New Coating Gets Ketchup Out Lickety-Split
We’ve all been there: desperately trying to shake the last few drops of ketchup or salad dressing out of the bottle, becoming more and more frustrated as the condiment stubbornly sticks to the sides and refuses to come out.
A few months ago, a group of MIT scientists led by grad student Dave Smith decided to do something a little more productive than shaking. As shown in the video above, courtesy of Fast Company, they created a remarkably slippery substance called LiquiGlide that, when applied as a coating to the inside of bottles, sends viscous condiments like ketchup pouring out in no time.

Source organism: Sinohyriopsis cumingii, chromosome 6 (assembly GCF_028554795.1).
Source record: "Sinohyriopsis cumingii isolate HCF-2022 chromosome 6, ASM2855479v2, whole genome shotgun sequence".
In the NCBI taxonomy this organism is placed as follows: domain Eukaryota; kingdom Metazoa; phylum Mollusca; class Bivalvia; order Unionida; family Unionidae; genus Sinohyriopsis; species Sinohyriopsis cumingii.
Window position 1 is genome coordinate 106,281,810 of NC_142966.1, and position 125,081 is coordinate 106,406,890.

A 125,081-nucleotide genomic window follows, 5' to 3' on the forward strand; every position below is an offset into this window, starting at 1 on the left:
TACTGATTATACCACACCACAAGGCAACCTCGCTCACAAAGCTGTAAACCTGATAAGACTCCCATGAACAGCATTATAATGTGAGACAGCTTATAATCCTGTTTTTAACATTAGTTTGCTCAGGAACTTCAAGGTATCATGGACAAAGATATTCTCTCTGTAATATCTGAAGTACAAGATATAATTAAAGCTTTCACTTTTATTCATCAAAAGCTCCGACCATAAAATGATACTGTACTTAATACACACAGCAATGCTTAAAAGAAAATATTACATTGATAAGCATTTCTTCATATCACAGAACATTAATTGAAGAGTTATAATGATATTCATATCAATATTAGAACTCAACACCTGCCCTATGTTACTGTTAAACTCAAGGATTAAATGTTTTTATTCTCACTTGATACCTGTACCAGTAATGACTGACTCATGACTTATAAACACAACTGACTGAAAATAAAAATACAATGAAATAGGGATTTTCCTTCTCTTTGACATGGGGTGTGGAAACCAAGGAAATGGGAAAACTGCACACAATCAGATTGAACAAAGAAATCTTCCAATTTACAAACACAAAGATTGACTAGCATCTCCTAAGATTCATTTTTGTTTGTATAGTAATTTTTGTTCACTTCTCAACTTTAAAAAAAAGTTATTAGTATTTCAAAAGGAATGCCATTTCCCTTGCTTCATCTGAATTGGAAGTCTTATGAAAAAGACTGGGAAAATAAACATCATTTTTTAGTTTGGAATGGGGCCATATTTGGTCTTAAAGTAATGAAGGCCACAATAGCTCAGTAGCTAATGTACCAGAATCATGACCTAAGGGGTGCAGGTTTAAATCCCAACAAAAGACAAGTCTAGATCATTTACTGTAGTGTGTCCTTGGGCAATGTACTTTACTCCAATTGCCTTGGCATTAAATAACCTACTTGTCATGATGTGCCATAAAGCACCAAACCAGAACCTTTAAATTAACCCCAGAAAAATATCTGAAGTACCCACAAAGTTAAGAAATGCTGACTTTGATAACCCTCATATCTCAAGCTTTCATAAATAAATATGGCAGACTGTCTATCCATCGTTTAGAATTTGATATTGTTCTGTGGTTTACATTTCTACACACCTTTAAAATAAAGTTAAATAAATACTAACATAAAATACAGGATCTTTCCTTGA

The team reports that LiquiGlide is made entirely of nontoxic, FDA-approved substances and can easily be applied to the insides of bottles made of glass, plastic and other materials. At first glance, the project seems a little frivolous—are a few drops of ketchup really worth the time of such talented researchers?—but the possible benefits go beyond reducing the annoyance of sandwich-makers and french fry-eaters.